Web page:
Globalization has turned human technological, economic, and cultural systems into global systems, while, conversely, global ecosystems are being turned into local systems by human impacts. Turning a global ecosystem into a local system is tantamount to killing it— as disconnecting your cardiovascular system from the rest of your body "kills" it, and you. A good definition of a destroyed ecosystem is one that has been cut off from its global connections. For example, a local tributary of a river that has been so polluted by technological waste that it is unable to support life, or a part of a rain forest that is too small to support its original diversity because the forests surrounding it have been leveled for farm land, or the farmland (formerly prairie or rainforest) that is so eroded that it can no longer grow anything— are all ways human impacts on early global systems are turning these systems into less viable systems. We can clearly see that the future of global human systems depends on how they interact with the physical and biological world.

Globalization joins human technological, economic, cultural and political systems with the global ecosystem into one global techno-econo-politico-ecosphere —or "metasphere." But while globalization puts all the systems it transforms onto the same playing field, globalsynthesis integrates all these systems into one organism with properties and capacities that no single system alone possesses. It balances the integrative forces of globalization with the decentralized needs of what the world wants—resulting in a more humane world.

Moving from the beginnings of biological evolution on the planet to more contemporary times, we can see that the processes of globalization and globalsynthesis are shaping the world on a dramatic and ever-expanding scale. What has been happening for the last fifty years is the flowering of a process whose seeds were planted in the origin of life.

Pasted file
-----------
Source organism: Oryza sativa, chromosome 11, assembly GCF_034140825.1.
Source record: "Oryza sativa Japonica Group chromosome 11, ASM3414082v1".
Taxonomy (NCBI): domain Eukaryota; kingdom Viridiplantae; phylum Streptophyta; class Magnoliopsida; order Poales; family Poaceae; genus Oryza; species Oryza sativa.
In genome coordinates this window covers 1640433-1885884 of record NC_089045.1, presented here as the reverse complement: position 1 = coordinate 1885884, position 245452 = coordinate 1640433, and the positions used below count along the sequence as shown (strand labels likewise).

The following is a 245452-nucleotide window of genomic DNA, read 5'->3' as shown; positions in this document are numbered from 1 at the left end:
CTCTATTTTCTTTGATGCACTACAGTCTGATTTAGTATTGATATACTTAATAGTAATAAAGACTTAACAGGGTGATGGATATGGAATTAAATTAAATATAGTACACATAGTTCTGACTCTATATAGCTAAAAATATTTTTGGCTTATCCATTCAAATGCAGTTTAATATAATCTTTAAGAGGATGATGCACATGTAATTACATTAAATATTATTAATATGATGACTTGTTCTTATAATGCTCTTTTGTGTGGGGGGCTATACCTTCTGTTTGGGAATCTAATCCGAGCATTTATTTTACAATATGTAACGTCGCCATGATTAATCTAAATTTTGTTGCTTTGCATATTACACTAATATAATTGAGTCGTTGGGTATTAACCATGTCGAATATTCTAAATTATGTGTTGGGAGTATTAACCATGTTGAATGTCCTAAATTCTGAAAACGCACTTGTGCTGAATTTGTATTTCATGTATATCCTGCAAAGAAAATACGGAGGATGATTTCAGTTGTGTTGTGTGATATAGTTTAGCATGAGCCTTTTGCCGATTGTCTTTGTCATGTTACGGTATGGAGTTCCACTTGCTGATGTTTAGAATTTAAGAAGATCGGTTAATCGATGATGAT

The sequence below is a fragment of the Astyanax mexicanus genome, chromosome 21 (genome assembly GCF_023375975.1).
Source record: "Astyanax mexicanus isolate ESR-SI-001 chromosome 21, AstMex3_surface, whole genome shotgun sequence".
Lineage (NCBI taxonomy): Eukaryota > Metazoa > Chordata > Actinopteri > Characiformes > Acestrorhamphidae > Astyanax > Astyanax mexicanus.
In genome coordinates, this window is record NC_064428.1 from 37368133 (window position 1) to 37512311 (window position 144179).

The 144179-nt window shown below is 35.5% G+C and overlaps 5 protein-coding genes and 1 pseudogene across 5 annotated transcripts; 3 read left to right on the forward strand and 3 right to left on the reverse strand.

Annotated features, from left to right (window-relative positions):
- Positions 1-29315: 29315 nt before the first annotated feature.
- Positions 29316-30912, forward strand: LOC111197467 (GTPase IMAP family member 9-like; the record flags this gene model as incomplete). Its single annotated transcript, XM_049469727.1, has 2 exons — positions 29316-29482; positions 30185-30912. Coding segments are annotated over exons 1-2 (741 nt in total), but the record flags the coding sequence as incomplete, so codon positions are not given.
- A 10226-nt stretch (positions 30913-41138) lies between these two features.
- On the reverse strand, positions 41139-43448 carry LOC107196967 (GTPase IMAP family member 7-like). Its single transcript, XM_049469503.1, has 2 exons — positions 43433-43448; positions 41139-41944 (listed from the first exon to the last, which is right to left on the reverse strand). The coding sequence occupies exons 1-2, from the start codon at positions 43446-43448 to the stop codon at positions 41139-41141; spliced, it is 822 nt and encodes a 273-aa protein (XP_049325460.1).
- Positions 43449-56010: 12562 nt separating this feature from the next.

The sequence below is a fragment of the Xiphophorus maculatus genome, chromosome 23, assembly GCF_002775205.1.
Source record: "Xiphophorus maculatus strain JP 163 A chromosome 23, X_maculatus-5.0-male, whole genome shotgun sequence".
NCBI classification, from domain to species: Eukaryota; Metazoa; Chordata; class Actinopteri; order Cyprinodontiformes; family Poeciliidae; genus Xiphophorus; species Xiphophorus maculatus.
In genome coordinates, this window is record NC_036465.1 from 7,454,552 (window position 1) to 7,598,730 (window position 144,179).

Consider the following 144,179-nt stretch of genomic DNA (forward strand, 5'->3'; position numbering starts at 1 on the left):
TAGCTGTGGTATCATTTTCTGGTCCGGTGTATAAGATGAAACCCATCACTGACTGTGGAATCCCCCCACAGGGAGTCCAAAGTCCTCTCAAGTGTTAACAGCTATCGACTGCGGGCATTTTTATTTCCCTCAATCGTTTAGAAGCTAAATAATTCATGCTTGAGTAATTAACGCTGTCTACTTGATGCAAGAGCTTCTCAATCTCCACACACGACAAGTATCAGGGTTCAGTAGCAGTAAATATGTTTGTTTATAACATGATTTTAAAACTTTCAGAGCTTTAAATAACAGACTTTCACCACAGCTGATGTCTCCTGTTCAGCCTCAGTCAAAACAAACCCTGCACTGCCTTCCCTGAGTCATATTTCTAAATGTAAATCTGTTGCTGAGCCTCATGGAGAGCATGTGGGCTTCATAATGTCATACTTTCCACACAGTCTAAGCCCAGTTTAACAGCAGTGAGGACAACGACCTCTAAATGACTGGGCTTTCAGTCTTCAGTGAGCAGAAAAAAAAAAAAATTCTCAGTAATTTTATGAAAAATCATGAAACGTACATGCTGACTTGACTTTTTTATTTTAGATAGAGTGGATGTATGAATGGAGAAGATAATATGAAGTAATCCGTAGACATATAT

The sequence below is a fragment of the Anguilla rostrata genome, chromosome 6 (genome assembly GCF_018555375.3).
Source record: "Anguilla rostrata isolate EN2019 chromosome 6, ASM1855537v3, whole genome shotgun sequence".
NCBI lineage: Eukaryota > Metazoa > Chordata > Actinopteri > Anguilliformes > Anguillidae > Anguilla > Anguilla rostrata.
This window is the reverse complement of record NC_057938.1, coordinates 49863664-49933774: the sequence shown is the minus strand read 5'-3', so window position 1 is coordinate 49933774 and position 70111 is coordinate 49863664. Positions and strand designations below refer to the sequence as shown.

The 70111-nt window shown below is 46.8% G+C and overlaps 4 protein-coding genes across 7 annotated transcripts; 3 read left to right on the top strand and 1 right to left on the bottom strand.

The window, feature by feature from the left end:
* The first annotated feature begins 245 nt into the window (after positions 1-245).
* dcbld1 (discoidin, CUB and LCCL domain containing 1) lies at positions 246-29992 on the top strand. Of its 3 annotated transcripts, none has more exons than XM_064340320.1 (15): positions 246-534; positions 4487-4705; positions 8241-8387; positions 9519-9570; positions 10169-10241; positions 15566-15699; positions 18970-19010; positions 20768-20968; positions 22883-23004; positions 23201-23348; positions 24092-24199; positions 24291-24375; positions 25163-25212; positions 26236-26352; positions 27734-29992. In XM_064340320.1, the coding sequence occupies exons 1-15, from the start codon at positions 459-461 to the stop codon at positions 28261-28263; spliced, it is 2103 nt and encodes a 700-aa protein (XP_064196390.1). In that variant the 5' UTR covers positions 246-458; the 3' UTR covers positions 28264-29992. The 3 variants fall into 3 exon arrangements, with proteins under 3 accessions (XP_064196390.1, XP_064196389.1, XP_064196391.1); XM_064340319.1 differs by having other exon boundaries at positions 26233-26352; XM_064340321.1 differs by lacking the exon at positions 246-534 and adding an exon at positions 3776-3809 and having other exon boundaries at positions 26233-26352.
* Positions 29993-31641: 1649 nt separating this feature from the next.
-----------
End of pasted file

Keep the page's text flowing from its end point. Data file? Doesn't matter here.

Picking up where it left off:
Globalsynthesis is a change agent of the status quo that alters the playing field, reducing the traditional powers of some and creating new opportunities and powers for others.  The resulting stress and conflict within and among nations, corporations, cultures and families need to be understood in a historical and pragmatic perspective and in the context of what the world wants.

As it became more and more visible, globalization became the predominant metaphor and force of this age.  As globalsynthesis emerges, it will be seen as integrating and balancing the forces of globalization with those of the environment and with human cultures and values—what the world wants. These combined forces will be what people remember about this time—not the demise of the Soviet Union, the spectacular economic growth of Japan, the even more spectacular growth and emergence of China as a world power, the spread of the computer and microchip throughout the world, humans going into space, or the destruction of the ozone layer or the rain forests.  As important
as all these are, they are a subset of globalsynthesis; steps along the path of getting what the world wants. 

We will remember this as a time when the forces of globalization and globalsynthesis integrated the world into one ecosphere; one economy; one labor and financial pool; one disease and criminal pool; one telecommunications and transportation network with standardized technology, border-dissolving problems, and sovereignty-undermining opportunities; and one increasingly complex and diverse society—with surprising emergent capacities that were not predictable by the behavior of any of the parts. We will also remember this time for what human society—global human society—did in response to the opportunities and challenges of globalsynthesis in their world.


"To understand a system, you need to understand the system it fits into." —Howard Odum, ecologist

[i] Medard Gabel, Henry Bruner, Global Inc.: An Atlas of the Multinational Corporation. (New York, The New Press. 2003).

[ii] There are over one million citizen groups in both Brazil and India; in the U.S. the number was 734,000 in 1999. Bangladesh has over 20,000, Central Europe over 100,000, Indonesia has over 2000 of just environmental groups (from Bill Drayton, Asoka, and David Bomstein,